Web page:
In this particular case $$k=1050=2\cdot3\cdot5^2\cdot7$$ and so $$k'=525=3\cdot5^2\cdot7$$, and the number of divisors of $$k'$$ equals $$2\times3\times2=12$$, so there are $$12$$ expressions of $$k$$ as a sum of positive integers. The factors of $$k'$$ and corresponding sums are $$\begin{eqnarray*} \text{factor}&&\qquad&&\text{sums}\\ \hline 1&&\qquad&&k=\sum_{i=1050}^{1050}i &&\qquad&&k=\sum_{i=261}^{264}i\\ 3&&\qquad&&k=\sum_{i=349}^{352}i &&\qquad&&k=\sum_{i=82}^{93}i\\ 5&&\qquad&&k=\sum_{i=208}^{212}i &&\qquad&&k=\sum_{i=43}^{62}i\\ 7&&\qquad&&k=\sum_{i=147}^{153}i &&\qquad&&k=\sum_{i=24}^{51}i\\ 15&&\qquad&&k=\sum_{i=63}^{77}i &&\qquad&&k=\sum_{i=-12}^{47}i\\ 21&&\qquad&&k=\sum_{i=40}^{60}i &&\qquad&&k=\sum_{i=-29}^{54}i\\ 25&&\qquad&&k=\sum_{i=30}^{54}i &&\qquad&&k=\sum_{i=-39}^{60}i\\ 35&&\qquad&&k=\sum_{i=13}^{47}i &&\qquad&&k=\sum_{i=-62}^{77}i\\ 75&&\qquad&&k=\sum_{i=-23}^{51}i &&\qquad&&k=\sum_{i=-146}^{153}i\\ 105&&\qquad&&k=\sum_{i=-42}^{62}i &&\qquad&&k=\sum_{i=-207}^{212}i\\ 175&&\qquad&&k=\sum_{i=-81}^{93}i &&\qquad&&k=\sum_{i=-348}^{351}i\\ 525&&\qquad&&k=\sum_{i=-260}^{264}i &&\qquad&&k=\sum_{i=-1049}^{1050}i\\ \end{eqnarray*}$$ We see that indeed $$12$$ out of these $$24$$ expressions involve only positive integers.

For the sum of next integer we may use formula for the sum of arithmetic sequence

$$\sum_{k=1}^na_k=\frac n2(a_1+a_n)$$

So

\begin{aligned} 1050 &= \frac n2(a_1+a_n) \\ 2100 &= n(a_1+a_n) \\ 2100&= n(a_1+a_n) \\ 2100&= n(a_1+a1+(n-1)) \\ 2^2\cdot3\cdot5^2\cdot7&= n(2a_1+n-1) \end{aligned}

Now:

1. If $$n$$ is even, then $$(2a_1+n-1)$$ is odd, so $$n=2^2\cdot3^x\cdot5^y\cdot7^z$$ where $$x \in \{0,1\},\; y \in \{0,1,2\}, \;z \in \{0,1\}$$,
so there are $$2 \times 3 \times 2 = 12$$ possibilities for $$n$$.

2. If $$n$$ is odd, then similarly $$n=3^x\cdot5^y\cdot7^z$$

and we obtain other $$12$$ possibilities for $$n$$.

So there are $$24$$ solutions altogether, a half o them, i. e. $$\color{red}{12}$$, for only positive integers, because for positive integers must be $$a_1 \ge 1$$, and consequently $$(2a_1+n-1) >n$$, so in the product $$n(2a_1+n-1)$$ the first multiplier have be smaller than the second one.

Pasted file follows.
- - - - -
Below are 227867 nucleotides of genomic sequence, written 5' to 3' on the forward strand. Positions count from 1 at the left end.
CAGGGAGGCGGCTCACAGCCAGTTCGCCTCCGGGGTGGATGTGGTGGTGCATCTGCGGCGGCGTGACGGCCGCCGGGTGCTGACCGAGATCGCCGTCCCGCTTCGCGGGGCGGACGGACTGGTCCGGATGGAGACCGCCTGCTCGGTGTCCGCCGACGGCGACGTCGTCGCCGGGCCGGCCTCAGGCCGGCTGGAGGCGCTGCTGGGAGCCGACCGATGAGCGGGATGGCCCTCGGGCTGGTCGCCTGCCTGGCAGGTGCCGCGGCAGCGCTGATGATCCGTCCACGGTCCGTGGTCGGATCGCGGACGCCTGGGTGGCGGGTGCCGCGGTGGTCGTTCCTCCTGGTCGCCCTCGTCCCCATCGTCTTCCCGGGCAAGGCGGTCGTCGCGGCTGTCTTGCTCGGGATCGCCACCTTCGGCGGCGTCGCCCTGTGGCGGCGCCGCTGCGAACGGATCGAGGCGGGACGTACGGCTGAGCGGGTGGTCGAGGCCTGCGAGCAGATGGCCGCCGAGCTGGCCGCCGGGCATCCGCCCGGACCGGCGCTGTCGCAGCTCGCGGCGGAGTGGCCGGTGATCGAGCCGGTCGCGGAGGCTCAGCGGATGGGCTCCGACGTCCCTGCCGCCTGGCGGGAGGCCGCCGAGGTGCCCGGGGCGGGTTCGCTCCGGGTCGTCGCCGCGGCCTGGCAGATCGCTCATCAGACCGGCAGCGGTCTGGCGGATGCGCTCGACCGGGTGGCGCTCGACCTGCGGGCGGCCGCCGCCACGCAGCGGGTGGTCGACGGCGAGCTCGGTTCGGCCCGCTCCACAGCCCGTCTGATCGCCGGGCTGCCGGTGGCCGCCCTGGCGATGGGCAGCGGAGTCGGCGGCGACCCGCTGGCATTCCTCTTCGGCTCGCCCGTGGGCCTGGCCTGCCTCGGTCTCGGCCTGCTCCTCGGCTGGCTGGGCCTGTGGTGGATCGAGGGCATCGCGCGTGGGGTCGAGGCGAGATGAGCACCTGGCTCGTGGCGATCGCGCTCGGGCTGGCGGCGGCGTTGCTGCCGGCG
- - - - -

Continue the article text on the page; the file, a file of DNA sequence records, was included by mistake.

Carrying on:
Using the MiniZinc solver with Gecode, I got the following $$12$$ solutions:

13 .. 47
24 .. 51
30 .. 54
40 .. 60
43 .. 62
63 .. 77
82 .. 93
147 .. 153
208 .. 212
261 .. 264
349 .. 351
1050 .. 1050


The model:

var 1..1050: k0;
var 0..1050: k1;

constraint
(1050 == sum([k0 + k | k in 0..k1]));

solve satisfy;

output ["\n\(k0) .. \(k0+k1)"];


Here's how you use that information:

1050 has divisors:

$$1,2,3,5,6,7,10,14,15,21,25,30,35,42,50,70,75,105,150,175,210,350,525,1050$$ You can use the prime factorization to check this. You then say 1050 divided by 3 gives 350 so 349+350+351 adds up to 1050. Time to make sums (odd divisors and 4 thrown in, because it lands on a half integer). This gives you: $$\begin{eqnarray}1050=349+350+351\\1050=261+262+263+264\\1050=208+209+210+211+212\\1050=147+148+149+150+151+152+153\\1050=63+64+65+66+67+68+69+70+71+72+73+74+75+76+77\\1050=40+41+42+43+44+45+46+47+48+49+50+51+52+53+54+55+56+57+58+59+60\\1050=30+31+32+33+34+35+36+37+38+39+40+41+42+43+44+45+46+47+48+49+50+51+52+53+54\end{eqnarray}$$

Okay, I may be missing a few. It gets the point across though.

One way is to note that if there are an odd number, $$2n+1$$ of terms with the middle term $$k$$ then the sum of consecutive terms will add to $$(2n+1)k$$.

[Because there are $$2n+1$$ terms and they average $$k$$]

And if there are an even number, $$2n$$ of terms with the middle two terms $$k$$ and $$k+1$$ then the sum of consecutive terms will add to $$2n(k + \frac 12) = n(2k + 1)$$.

[Because there are $$2n$$ terms and they average $$k+\frac 12$$]

But if we can't have negative terms we must have $$k\ge n$$.

And so we can have either:

$$1050 = k(2n+1); k> n$$ can be a sum of $$2n+1$$ consecutive terms centered at $$k$$ (i.e. $$(k-n) + (k-n+1) + ..... +(k+n-1)+ (k+n)$$ ) or

$$1050 = n(2k+1); n\le k$$ can be a sum of $$2n$$ consecutive terms centered at $$k$$ and $$k+1$$ (i.e $$(k-n+1)+ ..... + (k+n)$$.)

And so

$$1050 = 1050*1 = k(2n+1) \implies 1050 = 1050$$; one consecutive term centered at $$1050$$(maybe allowed)

$$1050 = 2*525 = n(2k+1) \implies 1050 = 261+262+263+264$$; four consectutive terms centered at $$262$$ and $$263$$.

$$1050 = 350*3 = k(2n+1) \implies 1050= 349 + 350 + 351$$; three consecutive terms centered at $$350$$.

etc.

And we can partition $$1050 = even*odd$$ in... well....

$$1050 = even*odd = (2*3^a5^b7^c)*(3^{1-a}*5^{b-2}*7^{c-1});a=0,1;b=0,1, 2;c=0, 1$$ ...

That would be in $$2*3*2 = 12$$ ways.

i.e.

$$1050 = 1050*1=k(2n+1) = 1050$$;

$$1050 = 2*525=n(2k+1) = 261+262+263+264$$;

$$1050 = 350*3=k(2n+1) = 349 + 350 + 351$$;

$$1050 = 210*5 =k(2n+1)= 208+209+210+211+212$$;

$$1050 = 6*175=n(2k+1)= 163 + 164+ ..... + 186 + 187$$;

......

$$1050 = 30*35= k(2n+1) = 13 + 14 + ..... + 46 + 47$$;